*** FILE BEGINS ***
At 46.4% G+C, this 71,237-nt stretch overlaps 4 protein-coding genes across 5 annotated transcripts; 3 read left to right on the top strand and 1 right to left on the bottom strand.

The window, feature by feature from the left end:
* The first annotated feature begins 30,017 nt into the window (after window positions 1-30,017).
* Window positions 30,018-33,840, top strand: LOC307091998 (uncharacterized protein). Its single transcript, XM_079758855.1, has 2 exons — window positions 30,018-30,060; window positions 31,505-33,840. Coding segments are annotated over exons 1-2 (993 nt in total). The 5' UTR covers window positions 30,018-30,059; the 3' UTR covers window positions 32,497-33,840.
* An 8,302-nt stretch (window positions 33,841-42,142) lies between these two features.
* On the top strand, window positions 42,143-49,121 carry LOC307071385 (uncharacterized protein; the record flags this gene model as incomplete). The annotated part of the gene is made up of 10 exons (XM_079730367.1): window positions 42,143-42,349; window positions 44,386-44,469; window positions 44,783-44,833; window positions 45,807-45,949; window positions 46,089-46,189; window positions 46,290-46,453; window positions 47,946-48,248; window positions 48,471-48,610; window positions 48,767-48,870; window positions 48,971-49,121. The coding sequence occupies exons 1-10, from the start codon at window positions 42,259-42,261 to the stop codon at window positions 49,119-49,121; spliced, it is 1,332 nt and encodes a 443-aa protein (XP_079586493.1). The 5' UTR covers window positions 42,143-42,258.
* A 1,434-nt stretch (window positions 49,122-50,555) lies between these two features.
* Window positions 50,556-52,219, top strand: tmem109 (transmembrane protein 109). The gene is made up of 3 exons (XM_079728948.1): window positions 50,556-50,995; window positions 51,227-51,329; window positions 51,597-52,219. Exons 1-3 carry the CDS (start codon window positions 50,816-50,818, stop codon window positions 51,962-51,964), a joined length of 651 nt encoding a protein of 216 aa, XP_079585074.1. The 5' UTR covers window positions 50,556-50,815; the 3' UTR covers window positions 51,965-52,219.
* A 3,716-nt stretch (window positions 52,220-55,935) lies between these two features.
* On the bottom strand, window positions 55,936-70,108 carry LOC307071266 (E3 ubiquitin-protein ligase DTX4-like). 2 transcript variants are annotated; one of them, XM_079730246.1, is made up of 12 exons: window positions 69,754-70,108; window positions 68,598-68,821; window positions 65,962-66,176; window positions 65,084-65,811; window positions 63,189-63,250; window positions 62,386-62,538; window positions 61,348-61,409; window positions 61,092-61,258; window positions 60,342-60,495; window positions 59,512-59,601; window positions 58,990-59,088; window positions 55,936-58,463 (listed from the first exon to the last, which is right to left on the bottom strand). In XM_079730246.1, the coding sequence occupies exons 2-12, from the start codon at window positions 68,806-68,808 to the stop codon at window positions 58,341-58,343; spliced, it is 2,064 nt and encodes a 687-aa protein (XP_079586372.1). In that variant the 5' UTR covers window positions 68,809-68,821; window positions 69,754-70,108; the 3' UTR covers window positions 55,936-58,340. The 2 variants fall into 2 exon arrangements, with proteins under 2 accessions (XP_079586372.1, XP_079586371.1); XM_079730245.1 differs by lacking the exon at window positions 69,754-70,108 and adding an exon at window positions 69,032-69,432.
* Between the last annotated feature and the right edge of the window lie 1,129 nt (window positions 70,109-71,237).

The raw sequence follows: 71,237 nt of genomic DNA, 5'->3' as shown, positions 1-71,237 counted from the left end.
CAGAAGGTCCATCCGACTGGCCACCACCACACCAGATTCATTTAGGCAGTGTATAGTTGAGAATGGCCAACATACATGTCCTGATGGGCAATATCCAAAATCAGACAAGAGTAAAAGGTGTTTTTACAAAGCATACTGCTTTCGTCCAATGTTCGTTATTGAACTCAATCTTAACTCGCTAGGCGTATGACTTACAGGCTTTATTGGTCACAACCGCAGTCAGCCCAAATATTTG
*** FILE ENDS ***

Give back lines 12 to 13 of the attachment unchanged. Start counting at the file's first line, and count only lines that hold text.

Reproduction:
The raw sequence follows: 71,237 nt of genomic DNA, 5'->3' as shown, positions 1-71,237 counted from the left end.
CAGAAGGTCCATCCGACTGGCCACCACCACACCAGATTCATTTAGGCAGTGTATAGTTGAGAATGGCCAACATACATGTCCTGATGGGCAATATCCAAAATCAGACAAGAGTAAAAGGTGTTTTTACAAAGCATACTGCTTTCGTCCAATGTTCGTTATTGAACTCAATCTTAACTCGCTAGGCGTATGACTTACAGGCTTTATTGGTCACAACCGCAGTCAGCCCAAATATTTG